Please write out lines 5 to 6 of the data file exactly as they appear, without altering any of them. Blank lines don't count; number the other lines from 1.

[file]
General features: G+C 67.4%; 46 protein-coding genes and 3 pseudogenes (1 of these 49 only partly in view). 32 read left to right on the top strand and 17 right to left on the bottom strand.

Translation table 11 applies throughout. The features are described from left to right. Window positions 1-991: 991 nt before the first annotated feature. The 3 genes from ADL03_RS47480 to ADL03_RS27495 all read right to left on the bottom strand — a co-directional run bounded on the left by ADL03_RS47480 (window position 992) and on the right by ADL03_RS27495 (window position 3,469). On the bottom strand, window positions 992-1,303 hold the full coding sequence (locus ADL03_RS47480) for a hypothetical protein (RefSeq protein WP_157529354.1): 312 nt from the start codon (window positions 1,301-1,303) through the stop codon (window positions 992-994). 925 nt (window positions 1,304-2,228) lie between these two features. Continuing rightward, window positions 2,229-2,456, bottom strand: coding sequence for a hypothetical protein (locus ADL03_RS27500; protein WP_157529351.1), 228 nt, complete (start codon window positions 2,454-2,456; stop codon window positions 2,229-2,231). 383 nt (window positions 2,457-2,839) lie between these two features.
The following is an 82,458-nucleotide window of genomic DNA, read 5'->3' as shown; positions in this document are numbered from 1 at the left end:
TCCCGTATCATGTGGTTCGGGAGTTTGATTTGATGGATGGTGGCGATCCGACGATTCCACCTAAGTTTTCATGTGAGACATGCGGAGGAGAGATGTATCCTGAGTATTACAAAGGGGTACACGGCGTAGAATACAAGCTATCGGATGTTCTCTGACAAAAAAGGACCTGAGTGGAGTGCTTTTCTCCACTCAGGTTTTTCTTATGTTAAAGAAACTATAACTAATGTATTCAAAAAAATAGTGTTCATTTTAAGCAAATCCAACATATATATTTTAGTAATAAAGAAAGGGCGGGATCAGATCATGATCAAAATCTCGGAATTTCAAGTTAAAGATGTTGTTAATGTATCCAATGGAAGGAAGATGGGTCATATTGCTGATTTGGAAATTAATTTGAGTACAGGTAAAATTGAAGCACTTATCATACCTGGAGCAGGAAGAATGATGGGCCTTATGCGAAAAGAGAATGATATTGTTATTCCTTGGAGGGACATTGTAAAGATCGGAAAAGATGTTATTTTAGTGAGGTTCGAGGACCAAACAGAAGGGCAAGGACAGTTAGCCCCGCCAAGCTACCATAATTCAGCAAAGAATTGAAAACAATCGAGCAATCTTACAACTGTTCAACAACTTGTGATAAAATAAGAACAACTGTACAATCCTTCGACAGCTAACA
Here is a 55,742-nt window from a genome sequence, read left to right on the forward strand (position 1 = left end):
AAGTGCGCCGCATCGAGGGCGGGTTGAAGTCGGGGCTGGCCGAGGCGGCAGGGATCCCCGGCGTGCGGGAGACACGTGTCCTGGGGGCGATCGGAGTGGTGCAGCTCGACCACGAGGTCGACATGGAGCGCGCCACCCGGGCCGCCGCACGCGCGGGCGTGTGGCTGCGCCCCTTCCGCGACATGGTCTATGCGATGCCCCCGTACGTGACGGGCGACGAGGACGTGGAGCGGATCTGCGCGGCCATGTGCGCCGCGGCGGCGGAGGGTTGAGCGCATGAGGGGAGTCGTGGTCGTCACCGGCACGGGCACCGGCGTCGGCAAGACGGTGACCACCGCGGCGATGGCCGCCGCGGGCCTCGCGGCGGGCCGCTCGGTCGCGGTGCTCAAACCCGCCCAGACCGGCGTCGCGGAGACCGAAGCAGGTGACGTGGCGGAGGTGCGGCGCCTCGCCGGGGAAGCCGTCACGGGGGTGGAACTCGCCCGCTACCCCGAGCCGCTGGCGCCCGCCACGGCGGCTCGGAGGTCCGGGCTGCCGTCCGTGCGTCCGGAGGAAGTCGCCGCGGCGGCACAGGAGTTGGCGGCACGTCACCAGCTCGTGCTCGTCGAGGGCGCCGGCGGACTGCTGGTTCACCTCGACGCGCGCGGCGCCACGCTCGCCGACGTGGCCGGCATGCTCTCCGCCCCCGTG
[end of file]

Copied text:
Here is a 55,742-nt window from a genome sequence, read left to right on the forward strand (position 1 = left end):
AAGTGCGCCGCATCGAGGGCGGGTTGAAGTCGGGGCTGGCCGAGGCGGCAGGGATCCCCGGCGTGCGGGAGACACGTGTCCTGGGGGCGATCGGAGTGGTGCAGCTCGACCACGAGGTCGACATGGAGCGCGCCACCCGGGCCGCCGCACGCGCGGGCGTGTGGCTGCGCCCCTTCCGCGACATGGTCTATGCGATGCCCCCGTACGTGACGGGCGACGAGGACGTGGAGCGGATCTGCGCGGCCATGTGCGCCGCGGCGGCGGAGGGTTGAGCGCATGAGGGGAGTCGTGGTCGTCACCGGCACGGGCACCGGCGTCGGCAAGACGGTGACCACCGCGGCGATGGCCGCCGCGGGCCTCGCGGCGGGCCGCTCGGTCGCGGTGCTCAAACCCGCCCAGACCGGCGTCGCGGAGACCGAAGCAGGTGACGTGGCGGAGGTGCGGCGCCTCGCCGGGGAAGCCGTCACGGGGGTGGAACTCGCCCGCTACCCCGAGCCGCTGGCGCCCGCCACGGCGGCTCGGAGGTCCGGGCTGCCGTCCGTGCGTCCGGAGGAAGTCGCCGCGGCGGCACAGGAGTTGGCGGCACGTCACCAGCTCGTGCTCGTCGAGGGCGCCGGCGGACTGCTGGTTCACCTCGACGCGCGCGGCGCCACGCTCGCCGACGTGGCCGGCATGCTCTCCGCCCCCGTG